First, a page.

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Summary.doc

Summary.doc

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Published by: Bonnie Lenore Kyburz on May 14, 2011
Copyright:Attribution Non-commercial

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10/03/2014

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what is a
summary
?*a summary is a:
1.brief restatement, in your own words, of the content of atext
.
 
Focus on the
2.central idea
of the text, and, in a condensed form, relay thepassage's
3.main points
reflecting the
order
in which they occur. In mostsituations
4.a summary is approximately one quarter the length of theoriginal text passage
(this is not an ironclad rule, however; whenyou’ve captured a sense of purpose and articulated a few keymoves, you are likely done, no matter how long the passage you’vewritten). A summary
will not 
include minor details, repeatedpoints, or any of 
your own opinions and conclusions
. You willuse summary when you want to present the main points of alengthy passage in order to develop or support the discussion of your essay.
how to write summaries
1.read the passage carefully
. In order to summarize information,you must first be able to understand it. This requires
2.careful critical reading
. Read the passage completely the firsttime to gain an overall understanding of the piece, as you
3.
re-read
the piece,
4.begin
making marginal notes
that identify important points,shifts in thoughts, and questions you may have
. You will alsowant to consider at this point
5.what is the significance of the whole piece?
(questions aboutsignificance often resonate throughout your reading of a piece of writing; try to be aware of questions, tensions, and curiosity thatarises as you read, and mark where it occurs in the text)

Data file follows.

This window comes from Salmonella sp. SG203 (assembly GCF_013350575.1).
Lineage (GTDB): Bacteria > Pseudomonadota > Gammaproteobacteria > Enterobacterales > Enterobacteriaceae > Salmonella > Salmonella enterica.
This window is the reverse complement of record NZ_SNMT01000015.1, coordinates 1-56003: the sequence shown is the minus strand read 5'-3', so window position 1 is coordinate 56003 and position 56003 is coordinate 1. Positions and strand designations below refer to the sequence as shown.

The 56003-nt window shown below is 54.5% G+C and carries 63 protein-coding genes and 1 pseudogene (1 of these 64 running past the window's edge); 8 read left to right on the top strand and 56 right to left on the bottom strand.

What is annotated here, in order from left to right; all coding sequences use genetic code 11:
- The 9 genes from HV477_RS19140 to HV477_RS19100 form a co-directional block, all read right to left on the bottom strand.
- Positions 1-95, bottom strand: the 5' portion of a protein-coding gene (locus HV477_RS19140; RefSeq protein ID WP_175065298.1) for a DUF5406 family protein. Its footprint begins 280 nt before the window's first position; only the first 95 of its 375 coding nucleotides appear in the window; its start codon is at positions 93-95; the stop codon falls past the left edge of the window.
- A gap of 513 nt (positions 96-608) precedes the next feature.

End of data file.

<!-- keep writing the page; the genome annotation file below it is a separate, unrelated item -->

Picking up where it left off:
6.
what are the
parts
of the essay that create the
whole?
, and
7.
how are
points (i.e., claims)
organized to support the whole
?
 
 
finessing the work, you will want to:
1.divide the text into stages of thought
, which you will laterdevelop into the body paragraphs of your rough draft. A section orstage of thought in a passage is usually a few or even severalparagraphs in length. You can identify these more easily by lookingfor transitional sentences at the beginning or end of paragraphsthat summarize what has come before or set the stage for what isto follow
.
 
2.write 1 sentence summaries of each stage of thought
.
 
Onceyou have identified the stages of thought in the text, create
a brief summary
(usually, but not always, 1 sentence; more, if necessary)for each stage of thought.
This sentence must be in your ownwords, and it must illustrate your understanding of thepassage and its central concept(s)
. This is often the mostdifficult part of summary writing because you may be tempted touse the writer's words or structure, which would be plagiarism.
It isalways a good idea to put the original passage aside at thispoint and summarize what you have read in the sectionusing your own understanding and thinking skills
. Anothergood strategy is to imagine telling what you’ve learned from areading to a friend (or, actually do so). That is, can you convert yourunderstanding into a conversational scenario that you mightactually have? Try it out with a friend (and know that the ability totalk about your work – even or especially when you are not *at*work – is a valuable professional skill).
3.write a Purpose Statement:
a brief (1-3’ish sentence) summaryof the entire passage.
 
Here, you are trying to get at an overallsense of the text’s
 
rhetorical purpose
your interpretation of therhetoric’s intentions regarding the
THOUGHT
and
ACTION
itpromotes for audiences.
 4.write the first draft of your summary
. At this point you areready to draft your summary essay. Depending on whether youhave been assigned to write a short summary or a longer summary,you can structure your summary in one of two ways: combine theoverall purpose statement with your list of brief (1-3 sentencesummaries), for a short summary.
 
 You may feel the need to add
significant details
from the text, for a more detailed summary.
5.check your summary against the original passage
. Aftercompleting your draft, you will want to make sure the content of your information has completely and accurately summarized thepassage without plagiarizing or adding any of your own personalopinion. Now, return to the original text and compare your draftagainst it.

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